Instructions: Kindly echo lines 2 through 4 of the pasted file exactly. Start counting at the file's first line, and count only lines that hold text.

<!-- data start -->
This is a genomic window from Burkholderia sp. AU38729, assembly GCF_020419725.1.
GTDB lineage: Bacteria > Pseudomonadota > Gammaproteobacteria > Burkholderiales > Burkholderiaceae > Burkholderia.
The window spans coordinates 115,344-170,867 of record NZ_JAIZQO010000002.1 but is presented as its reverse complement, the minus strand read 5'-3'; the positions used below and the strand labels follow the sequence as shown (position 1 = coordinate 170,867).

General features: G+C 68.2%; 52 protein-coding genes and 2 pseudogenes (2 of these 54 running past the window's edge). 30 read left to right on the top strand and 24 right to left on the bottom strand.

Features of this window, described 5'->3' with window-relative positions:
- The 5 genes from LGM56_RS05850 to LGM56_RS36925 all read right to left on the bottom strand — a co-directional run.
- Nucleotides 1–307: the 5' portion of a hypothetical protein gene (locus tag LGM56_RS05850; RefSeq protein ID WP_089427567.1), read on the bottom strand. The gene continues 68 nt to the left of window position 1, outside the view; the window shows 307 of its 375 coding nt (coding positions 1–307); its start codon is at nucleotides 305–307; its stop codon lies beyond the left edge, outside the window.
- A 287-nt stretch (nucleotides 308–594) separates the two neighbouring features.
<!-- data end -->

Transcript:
GTDB lineage: Bacteria > Pseudomonadota > Gammaproteobacteria > Burkholderiales > Burkholderiaceae > Burkholderia.
The window spans coordinates 115,344-170,867 of record NZ_JAIZQO010000002.1 but is presented as its reverse complement, the minus strand read 5'-3'; the positions used below and the strand labels follow the sequence as shown (position 1 = coordinate 170,867).

General features: G+C 68.2%; 52 protein-coding genes and 2 pseudogenes (2 of these 54 running past the window's edge). 30 read left to right on the top strand and 24 right to left on the bottom strand.